Malaysia's 1MDB in China power deal that's moving markets

1MDB Image copyright AFP
Image caption Malaysian state fund 1MDB has $11bn in debt

It's rare to see the Malaysian ringgit rise against the US dollar - especially given its performance this year - down some 18%.

Even more curious that it happened while regional currencies like the Indonesian rupiah and Thai baht continued to fall.

Research houses are also upgrading their forecasts for Malaysia's stock markets and the economy.

So what's driving all this positivity?

Well, in part it is thanks to the sale of the energy assets at one of Malaysia's most notorious institutions: IMDB.

1Malaysia Development Bhd (1MDB) is a state investment fund set up in 2009 and was supposed to turn Kuala Lumpur into a financial hub. But it is currently on a fragile financial footing.

Now, 1MDB has sold one of it, and Malaysia's, most coveted power assets, Edra Global Energy, to China General Nuclear for $2.3bn (£1.5bn).

"The markets are showing they're pleased with the deal," says Taufik Basir, analyst with Hong Leong securities.

"It's a good thing for Malaysia, it addresses a big chunk of 1MDB's debt issues. It was a good financial decision - making the most of a bad deal. But frankly, what else could they have done?"

Allegations against 1MDB

Recently Malaysia's 1MDB has been in the press for all the wrong reasons.

Most of the headlines about the beleaguered firm this year have been about how much money it owes - some $11bn that it has amassed over the last five years.

Earlier this year, it was entangled in an even bigger mess: hit by allegations that $700m had been transferred to Malaysian Prime Minister Najib Razak's personal bank account from companies linked to 1MDB.

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Media captionPresident and Group Executive Director of 1MDB, Arul Kanda Kandasamy, spoke to the BBC's Karishma Vaswani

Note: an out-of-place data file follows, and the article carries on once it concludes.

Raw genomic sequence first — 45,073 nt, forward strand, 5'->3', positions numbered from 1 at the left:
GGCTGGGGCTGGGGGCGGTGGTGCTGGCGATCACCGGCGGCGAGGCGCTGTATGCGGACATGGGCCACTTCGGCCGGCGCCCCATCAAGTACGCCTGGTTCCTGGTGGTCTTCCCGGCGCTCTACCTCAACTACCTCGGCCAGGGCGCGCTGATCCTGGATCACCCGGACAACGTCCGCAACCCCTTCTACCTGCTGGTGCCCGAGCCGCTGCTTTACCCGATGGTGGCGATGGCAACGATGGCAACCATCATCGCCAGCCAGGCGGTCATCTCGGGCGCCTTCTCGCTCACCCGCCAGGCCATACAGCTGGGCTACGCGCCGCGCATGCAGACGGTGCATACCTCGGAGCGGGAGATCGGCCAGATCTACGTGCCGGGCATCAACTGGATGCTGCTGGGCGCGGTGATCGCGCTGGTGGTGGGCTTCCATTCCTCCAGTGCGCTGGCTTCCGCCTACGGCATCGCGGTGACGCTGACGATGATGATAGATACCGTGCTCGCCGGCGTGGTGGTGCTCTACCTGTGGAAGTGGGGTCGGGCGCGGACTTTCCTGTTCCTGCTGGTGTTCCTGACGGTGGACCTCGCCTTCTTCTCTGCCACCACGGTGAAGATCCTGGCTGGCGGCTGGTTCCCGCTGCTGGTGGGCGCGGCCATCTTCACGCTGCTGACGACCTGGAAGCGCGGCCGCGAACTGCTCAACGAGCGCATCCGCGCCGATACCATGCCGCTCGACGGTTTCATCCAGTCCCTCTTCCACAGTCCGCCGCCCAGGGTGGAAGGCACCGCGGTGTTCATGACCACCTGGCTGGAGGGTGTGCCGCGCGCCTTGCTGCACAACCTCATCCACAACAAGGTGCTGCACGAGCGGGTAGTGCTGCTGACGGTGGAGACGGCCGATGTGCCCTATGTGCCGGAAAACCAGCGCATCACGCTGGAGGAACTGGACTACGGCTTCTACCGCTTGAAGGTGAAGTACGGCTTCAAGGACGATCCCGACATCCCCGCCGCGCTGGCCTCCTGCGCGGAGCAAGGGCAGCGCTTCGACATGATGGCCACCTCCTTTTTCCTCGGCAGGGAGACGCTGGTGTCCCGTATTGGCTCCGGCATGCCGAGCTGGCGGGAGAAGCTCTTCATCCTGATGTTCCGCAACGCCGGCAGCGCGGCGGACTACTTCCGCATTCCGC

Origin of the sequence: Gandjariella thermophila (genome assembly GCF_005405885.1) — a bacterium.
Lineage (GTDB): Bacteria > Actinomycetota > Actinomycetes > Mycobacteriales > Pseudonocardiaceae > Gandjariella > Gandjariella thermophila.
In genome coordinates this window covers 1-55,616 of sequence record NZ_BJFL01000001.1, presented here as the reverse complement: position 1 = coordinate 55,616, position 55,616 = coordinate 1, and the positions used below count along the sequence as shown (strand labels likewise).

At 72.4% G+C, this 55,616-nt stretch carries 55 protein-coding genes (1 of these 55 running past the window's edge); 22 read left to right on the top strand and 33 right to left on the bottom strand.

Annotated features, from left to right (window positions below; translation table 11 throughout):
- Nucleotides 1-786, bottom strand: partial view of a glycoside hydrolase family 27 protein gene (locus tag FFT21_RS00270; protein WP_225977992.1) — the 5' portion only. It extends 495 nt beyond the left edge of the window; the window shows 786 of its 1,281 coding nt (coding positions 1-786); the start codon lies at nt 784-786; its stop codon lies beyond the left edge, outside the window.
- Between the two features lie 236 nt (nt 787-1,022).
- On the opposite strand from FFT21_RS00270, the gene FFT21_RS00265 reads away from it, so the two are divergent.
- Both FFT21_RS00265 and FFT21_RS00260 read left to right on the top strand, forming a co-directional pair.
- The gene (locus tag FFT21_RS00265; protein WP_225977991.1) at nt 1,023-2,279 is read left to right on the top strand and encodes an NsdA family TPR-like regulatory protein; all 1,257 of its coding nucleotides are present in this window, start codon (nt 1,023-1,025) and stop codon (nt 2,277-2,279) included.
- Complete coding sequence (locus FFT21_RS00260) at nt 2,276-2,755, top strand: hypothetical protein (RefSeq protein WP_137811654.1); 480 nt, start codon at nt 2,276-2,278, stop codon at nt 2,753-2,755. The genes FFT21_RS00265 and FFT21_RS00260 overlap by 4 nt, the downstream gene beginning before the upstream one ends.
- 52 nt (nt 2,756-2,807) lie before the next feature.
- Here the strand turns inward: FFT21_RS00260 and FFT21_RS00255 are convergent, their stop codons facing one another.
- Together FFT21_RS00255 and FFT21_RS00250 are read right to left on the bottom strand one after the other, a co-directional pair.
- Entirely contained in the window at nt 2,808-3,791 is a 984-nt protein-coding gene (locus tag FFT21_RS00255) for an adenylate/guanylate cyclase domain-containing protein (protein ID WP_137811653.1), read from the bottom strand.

The man tasked with cleaning up all of this - 1MDB chief executive Arul Kanda - must be feeling mighty happy with himself this week. He called the sale of Edra Global Energy a "vote of confidence in the Malaysian economy."

When I spoke to him in October, he told me that that the fund was in the process of selling off stakes in some of its prized energy assets in an attempt to raise cash and pay down some of its multi-billion dollar debt.

"The value of assets outweigh value of debt," he told me at their office in Kuala Lumpur. "The value of assets can be proven, given bids we've received".

Mr Kanda said the company would start to see a profit sometime next year, after they've sold off some of their key assets.

Chinese stake in Malaysia

1MDB expects the Edra sale to be completed in February 2016 - but the devil is in the detail.

Foreign investors are typically only allowed to own as much as 49% of Malaysian power producers, unless they obtain a waiver from the government.

Image copyright AFP
Image caption Prime Minister Najib Razak chairs 1MDB's advisory board and his leadership has been questioned because of his alleged dealings with the firm

It's not clear yet whether the Chinese firm has been given this exemption - but it is buying all of Edra - which makes up 14% of Malaysia's total power assets.

The sale has been criticised by members of the opposition who say it means China will control a big chunk of Malaysia's energy assets and that the price paid for these assets is far less than what 1MDB paid in the first place.

There have always been questions asked about the purpose and performance of 1MDB - which has changed auditors twice since 2009.

Malaysia already has a sovereign wealth fund, Khazanah, which makes investments for the country's national development.

1MDB was set up with similar ambitions by Mr Najib in 2009, who chairs its advisory board and also serves as Malaysia's finance minister as well as prime minister.

Since the scandal broke, calls for the prime minister to step down have been growing from protestors, and even from the high profile former prime minister Mahathir Mohamad, who still holds a lot of influence in the country.

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